Pineapples, pictured above (and yes, that’s how they actually grow), are indigenous to South America and were domesticated and spread throughout the tropical areas of the Americas well before Europeans landed in the New World. When Christopher Columbus was first introduced to the fruit, he apparently really liked it, because he brought some back with him in 1493. By the 1600s, knowledge of pineapples spread to England, where they became quite popular — and, because you can’t easily grow pineapples in the hardly-tropical climate of the British Isles, quite rare.
As a result, pineapples became a status symbol. At some point during the reign of King Charles II, he had a painting commissioned (below), titled “Charles II Presented with a Pineapple” (via the Royal Collection Trust). The title tells the entire story — true to its name, it is a picture of the king being presented with a fruit.
The fondness for the fruit wasn’t limited to royalty, either. Having a pineapple at your dinner table was the ultimate status symbol. Even pineapple-themed dinnerware, such as the set seen here, were seen as a great way to introduce the elegance of the fruit into your meals, even though such items weren’t naturally rare — there’s no ecological reason why pineapple-themed water pitchers can’t be made in England.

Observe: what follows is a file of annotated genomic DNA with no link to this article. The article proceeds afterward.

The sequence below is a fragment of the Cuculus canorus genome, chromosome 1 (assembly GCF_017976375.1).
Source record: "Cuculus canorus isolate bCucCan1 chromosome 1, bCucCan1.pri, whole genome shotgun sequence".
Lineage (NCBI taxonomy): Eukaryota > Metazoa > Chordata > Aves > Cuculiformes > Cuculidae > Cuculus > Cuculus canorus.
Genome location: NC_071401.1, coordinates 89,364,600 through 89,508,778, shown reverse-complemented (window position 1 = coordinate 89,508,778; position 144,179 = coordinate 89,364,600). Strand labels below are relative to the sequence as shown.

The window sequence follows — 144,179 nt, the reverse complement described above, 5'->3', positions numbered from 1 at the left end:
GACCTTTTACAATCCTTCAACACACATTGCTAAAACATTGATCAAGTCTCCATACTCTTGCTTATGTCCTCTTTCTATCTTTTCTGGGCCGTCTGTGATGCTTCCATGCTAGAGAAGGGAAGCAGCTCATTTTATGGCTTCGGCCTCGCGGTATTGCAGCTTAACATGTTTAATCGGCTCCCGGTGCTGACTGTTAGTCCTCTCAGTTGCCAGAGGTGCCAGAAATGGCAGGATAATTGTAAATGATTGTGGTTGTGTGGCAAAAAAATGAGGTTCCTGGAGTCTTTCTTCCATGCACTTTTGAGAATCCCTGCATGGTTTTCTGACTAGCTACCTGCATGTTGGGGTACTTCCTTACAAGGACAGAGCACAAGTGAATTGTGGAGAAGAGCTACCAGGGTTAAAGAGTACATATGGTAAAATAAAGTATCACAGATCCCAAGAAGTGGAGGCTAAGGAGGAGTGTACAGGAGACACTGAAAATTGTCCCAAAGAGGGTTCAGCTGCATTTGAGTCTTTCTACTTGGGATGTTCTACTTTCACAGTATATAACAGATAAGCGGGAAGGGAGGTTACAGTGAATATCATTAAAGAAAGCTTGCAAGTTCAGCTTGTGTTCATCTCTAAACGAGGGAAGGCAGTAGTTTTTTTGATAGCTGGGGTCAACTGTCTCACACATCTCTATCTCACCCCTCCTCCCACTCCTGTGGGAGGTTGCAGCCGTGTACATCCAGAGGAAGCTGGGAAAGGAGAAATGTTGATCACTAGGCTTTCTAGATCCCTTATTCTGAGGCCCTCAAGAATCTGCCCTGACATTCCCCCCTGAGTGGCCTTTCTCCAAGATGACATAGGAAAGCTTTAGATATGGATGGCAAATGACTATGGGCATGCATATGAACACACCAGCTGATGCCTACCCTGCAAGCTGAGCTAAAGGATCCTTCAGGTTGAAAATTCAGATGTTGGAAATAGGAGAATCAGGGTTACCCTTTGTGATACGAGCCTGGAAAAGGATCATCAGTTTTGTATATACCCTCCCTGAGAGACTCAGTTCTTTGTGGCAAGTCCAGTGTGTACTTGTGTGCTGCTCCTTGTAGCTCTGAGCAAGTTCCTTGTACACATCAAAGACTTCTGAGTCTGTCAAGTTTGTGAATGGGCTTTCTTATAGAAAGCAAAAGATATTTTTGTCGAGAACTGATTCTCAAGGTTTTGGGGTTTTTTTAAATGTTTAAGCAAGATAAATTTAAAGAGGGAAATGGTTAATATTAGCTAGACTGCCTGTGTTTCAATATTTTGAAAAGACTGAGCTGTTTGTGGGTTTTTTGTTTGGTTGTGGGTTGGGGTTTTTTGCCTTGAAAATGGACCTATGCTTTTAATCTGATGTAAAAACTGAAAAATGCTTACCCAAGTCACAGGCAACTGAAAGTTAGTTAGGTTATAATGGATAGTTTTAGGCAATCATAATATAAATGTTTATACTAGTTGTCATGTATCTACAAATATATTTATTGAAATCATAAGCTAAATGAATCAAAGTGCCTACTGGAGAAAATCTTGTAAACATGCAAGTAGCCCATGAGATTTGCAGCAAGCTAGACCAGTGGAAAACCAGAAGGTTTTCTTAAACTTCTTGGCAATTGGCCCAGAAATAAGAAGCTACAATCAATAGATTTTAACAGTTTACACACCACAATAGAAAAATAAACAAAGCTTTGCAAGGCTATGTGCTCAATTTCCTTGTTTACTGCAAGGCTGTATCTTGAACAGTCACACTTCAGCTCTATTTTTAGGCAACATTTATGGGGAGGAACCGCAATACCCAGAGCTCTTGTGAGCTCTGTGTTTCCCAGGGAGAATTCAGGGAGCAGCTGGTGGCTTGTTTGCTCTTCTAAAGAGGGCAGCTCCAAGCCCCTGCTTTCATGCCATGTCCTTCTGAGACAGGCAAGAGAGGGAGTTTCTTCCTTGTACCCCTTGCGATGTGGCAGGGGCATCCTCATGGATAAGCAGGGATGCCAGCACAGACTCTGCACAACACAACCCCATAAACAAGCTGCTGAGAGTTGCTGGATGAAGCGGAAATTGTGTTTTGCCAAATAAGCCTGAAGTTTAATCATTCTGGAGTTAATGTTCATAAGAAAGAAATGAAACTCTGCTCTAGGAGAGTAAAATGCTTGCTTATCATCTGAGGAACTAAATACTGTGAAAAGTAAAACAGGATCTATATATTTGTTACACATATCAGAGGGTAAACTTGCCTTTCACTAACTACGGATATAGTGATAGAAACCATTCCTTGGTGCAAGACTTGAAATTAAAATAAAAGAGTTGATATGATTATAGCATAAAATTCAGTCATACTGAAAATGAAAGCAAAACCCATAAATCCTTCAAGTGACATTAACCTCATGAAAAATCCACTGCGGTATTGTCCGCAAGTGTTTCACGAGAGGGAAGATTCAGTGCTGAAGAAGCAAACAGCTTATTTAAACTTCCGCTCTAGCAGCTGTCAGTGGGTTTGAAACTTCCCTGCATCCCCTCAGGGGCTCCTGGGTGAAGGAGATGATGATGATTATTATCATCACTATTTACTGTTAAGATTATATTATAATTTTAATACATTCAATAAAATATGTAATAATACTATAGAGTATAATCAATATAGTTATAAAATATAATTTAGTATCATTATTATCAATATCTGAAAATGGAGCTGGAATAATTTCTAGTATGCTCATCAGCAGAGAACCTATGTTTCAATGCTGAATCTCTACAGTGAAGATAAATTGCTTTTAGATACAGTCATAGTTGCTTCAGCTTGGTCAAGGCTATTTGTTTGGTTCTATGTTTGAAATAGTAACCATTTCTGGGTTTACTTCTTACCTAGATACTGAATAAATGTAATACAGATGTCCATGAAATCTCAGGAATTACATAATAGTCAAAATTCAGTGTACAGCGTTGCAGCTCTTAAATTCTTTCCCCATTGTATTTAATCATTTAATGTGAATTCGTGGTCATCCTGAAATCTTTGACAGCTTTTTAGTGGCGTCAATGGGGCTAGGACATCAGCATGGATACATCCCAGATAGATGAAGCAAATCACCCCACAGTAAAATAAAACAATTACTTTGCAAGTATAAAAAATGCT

So it makes sense that, for the really rich — and for only the most important of occasions — only the real fruit would do. The cost of a pineapple hit ludicrous amounts — $8,000 (in today’s dollars) according to some sources — pricing out almost everyone from buying the fruit and experiencing the glory of having the spiny tropical bromeliad adorn your dinner table. But according to the book “Pineapple: A Global History,” socialites found a work-around: borrow a pineapple from someone else. Per the book, “those who could not afford to grow or buy their own but still wanted to impress could rent a pineapple to display during their entertainments, in the same way that they could rent fine china or silver.” At the end of the evening, the pineapple renter would return the fruit, and the fruit’s owner would likely sell it to its final owners (who would end up eating previously rented fruit, and not necessarily know that fact).
Ultimately, the rent-a-pineapple fad faded, as fads tend to do. It never returned, either, as improvements in shipping and the advent of refrigeration made pineapples accessible to a lot more people, and the fruit’s standing as a status symbol waned. But it did have an impact on local architecture first, as seen here.
From the Archives: Sweet as Salt: A neat home science experiment involving a pineapple, salt, and your confused tastebuds.
Take the Quiz: Name the top pineapple exporting countries.
Related: “Pineapple: A Global History.” Two five-star reviews. It’s probably a good read if you really want to learn a lot more about pineapples.